- The ministry of Camp Wilderness Ridge to teach young men about Jesus Christ and raise them up to be servant leaders through the outdoors WILL CONTINUE.
- The ministry of Camp Wilderness Ridge is more than a place.
- We've been through this before. In 2011, Camp Wilderness Ridge lost most of its buildings and land to the Bastrop Complex Fire. The Board declared the same things after that fire, and we had spent the last four years relocating, rebuilding, and doing ministry. Oddly enough, it was one week before that fire when I interviewed for a position at CWR, and we walked away thinking we'd like to do something else with our lives. It was volunteering almost every weekend with the recovery and continuation of ministry that really drew us in.
- We have received offers from multiple camps in the region to help us facilitate the churches we already had on the camp calendar through the fall and spring retreat seasons. Currently, we're operating at Camp Tejas in Giddings, TX.
- The Board of Directors is looking to find suitable wilderness property in Bastrop County that could be acquired by the end of the year, and built on to hold Summer Camp 2016. This is a HUGE undertaking, but God led us through it before Summer 2012, and we believe it can happen again.
- We'll be launching a Wilderness Ridge Adventures program, which will take young men on multi-day trips to explore, enjoy, and learn from God's creation in other wild areas off-site. I'm particularly excited about this part, as it's been my dream for many years, and I'm getting to develop the program.
- Camp will have permanent staff housing in place by January 2017.
How can you help?
Every time someone says something like, "So, I guess you guys are homeless now?" I cringe a little, because I know that MY "homeless" reality is heck of a lot different than what ACTUAL homelessness looks like. We're even way better off than some of the other Hidden Pines Fire victims. We've consistently had incredible shelter, food, emotional/spiritual support, and offers for resources from many, many different places. Again, like Paul, we want to say "It was kind of you to share in my trouble." (Phil 4:14)
Within a day of losing our home, we had a GoFundMe page set up for us, and gifts and kind notes have poured in from distant relatives, friends of friends, and even perfect strangers. The GoFundMe page closes in a couple of days, so if you'd like to give there, click here.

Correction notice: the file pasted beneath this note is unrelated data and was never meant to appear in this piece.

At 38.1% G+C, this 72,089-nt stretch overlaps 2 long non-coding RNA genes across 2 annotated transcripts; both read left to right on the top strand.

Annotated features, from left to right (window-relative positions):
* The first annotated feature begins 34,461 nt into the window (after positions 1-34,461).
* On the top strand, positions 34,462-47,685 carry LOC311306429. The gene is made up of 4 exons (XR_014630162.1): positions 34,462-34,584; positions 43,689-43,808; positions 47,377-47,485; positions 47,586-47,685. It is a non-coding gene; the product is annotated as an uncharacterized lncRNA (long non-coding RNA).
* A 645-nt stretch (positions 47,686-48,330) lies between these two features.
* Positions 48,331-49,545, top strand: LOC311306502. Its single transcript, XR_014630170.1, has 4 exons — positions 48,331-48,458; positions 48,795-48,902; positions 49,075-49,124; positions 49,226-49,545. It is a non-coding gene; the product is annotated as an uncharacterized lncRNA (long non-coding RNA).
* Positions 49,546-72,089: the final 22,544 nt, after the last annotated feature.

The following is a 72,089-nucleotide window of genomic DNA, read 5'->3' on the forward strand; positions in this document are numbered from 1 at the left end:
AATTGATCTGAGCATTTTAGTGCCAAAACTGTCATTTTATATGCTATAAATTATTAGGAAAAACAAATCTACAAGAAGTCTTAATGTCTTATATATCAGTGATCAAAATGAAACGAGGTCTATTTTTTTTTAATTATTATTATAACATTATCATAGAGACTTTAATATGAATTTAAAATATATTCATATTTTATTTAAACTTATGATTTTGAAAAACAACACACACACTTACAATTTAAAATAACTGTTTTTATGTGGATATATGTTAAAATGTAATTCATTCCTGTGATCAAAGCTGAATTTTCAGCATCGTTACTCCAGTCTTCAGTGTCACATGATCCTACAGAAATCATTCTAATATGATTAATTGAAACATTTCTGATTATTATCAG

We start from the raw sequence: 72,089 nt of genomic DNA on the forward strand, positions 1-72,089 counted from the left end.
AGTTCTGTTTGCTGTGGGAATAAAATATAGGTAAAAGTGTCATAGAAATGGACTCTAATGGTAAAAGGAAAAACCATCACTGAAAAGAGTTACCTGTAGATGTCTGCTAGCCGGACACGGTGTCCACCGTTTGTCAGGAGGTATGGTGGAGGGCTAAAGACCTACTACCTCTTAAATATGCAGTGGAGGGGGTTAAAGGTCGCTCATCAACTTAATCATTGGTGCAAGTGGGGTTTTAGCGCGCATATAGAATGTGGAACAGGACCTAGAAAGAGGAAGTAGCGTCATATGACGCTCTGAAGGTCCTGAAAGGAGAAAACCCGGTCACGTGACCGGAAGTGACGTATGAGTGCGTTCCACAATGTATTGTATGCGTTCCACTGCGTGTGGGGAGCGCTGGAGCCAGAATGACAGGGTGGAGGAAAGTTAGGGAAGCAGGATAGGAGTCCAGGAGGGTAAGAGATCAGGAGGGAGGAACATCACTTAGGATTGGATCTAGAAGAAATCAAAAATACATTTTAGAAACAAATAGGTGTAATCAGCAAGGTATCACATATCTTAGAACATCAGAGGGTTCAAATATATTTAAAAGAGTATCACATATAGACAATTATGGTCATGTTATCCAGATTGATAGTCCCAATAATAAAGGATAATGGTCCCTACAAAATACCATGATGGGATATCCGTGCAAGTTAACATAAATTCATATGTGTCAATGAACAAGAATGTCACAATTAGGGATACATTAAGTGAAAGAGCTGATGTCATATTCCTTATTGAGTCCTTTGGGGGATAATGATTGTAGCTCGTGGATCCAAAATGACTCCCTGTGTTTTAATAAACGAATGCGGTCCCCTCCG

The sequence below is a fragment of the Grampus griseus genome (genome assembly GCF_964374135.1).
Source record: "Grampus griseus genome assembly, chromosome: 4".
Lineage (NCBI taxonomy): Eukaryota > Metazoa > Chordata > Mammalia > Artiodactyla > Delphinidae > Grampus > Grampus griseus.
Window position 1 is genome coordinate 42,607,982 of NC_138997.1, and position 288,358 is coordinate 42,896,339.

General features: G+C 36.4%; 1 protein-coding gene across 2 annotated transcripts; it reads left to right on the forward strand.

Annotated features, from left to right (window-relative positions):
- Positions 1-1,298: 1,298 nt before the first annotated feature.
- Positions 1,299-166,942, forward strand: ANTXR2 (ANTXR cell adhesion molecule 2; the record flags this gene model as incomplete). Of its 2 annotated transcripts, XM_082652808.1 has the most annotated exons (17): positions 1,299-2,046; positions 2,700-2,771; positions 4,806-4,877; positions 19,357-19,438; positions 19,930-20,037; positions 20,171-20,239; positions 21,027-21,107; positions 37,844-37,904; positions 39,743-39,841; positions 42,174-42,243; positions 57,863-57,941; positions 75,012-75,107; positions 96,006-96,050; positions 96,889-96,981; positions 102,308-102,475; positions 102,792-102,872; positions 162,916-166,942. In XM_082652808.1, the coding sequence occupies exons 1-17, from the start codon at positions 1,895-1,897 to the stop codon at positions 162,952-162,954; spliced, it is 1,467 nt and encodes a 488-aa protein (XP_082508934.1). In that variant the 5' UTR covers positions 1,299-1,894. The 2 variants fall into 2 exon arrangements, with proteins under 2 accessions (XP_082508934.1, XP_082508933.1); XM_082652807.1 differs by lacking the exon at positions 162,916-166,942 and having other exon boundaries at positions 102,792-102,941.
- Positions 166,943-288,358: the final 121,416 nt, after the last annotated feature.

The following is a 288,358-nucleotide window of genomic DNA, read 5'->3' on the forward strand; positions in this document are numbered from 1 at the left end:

You can also give through Camp Wilderness Ridge, which is a 501c3 non-profit organization, and you'll get a receipt for the tax-deductible gift by going to www.wildernessridge.com/give and look for our names in the dropdown on the Donation button.
One huge blessing has been the renter's insurance policy we carried, which is not only helping replace some of our "stuff" (though, it's a huge pain in the patukus to write out the list of our lost items to claim), but also putting us up in an apartment until camp builds permanent staff housing again. While I am the kind of guy who loves living out of a backpack and was always particularly fond of where Jesus said "the foxes have their holes, and the birds of the air have their nests, but the Son of Man has no place to lay His head," I think it will be a huge blessing to Claire to have somewhere to nest again. We're moving in on Friday -- Claire is coordinating volunteers to help us with the move on Friday (11/13) and Saturday (11/14), as I will be at Camp Tejas helping with Hutto Bible Church Father/Daughter Retreat. You can email Claire at firstname.lastname@example.org.
If you'd like to get on the CWR volunteer list to be updated on upcoming projects and needs, please go to www.wildernessridge.com/serve.
Keep praying for:
- The CWR staff families to get settled into semi-permanent housing, and have their daily needs met.
- The CWR staff families to continue working through the spiritual/emotional challenges of this experience. To keep our eyes on what's true, honorable, just, pure, lovely, commendable, excellent, and worthy of praise (Phil 4:8).
- The CWR Board of Directors to find suitable land in Bastrop County, and to have God's vision of what Camp Wilderness Ridge looks like in 1, 5, 10, or 25 years.
- Volunteers to fill the huge needs coming soon once we begin the recovery process.
- Healing for our neighbors who have also lost much in this fire, especially those who were affected by the 2011 fire. That Camp Wilderness Ridge would be a source of comfort and a light for Truth in this situation.
GOD IS GOOD, ALL THE TIME
ALL THE TIME, GOD IS GOOD.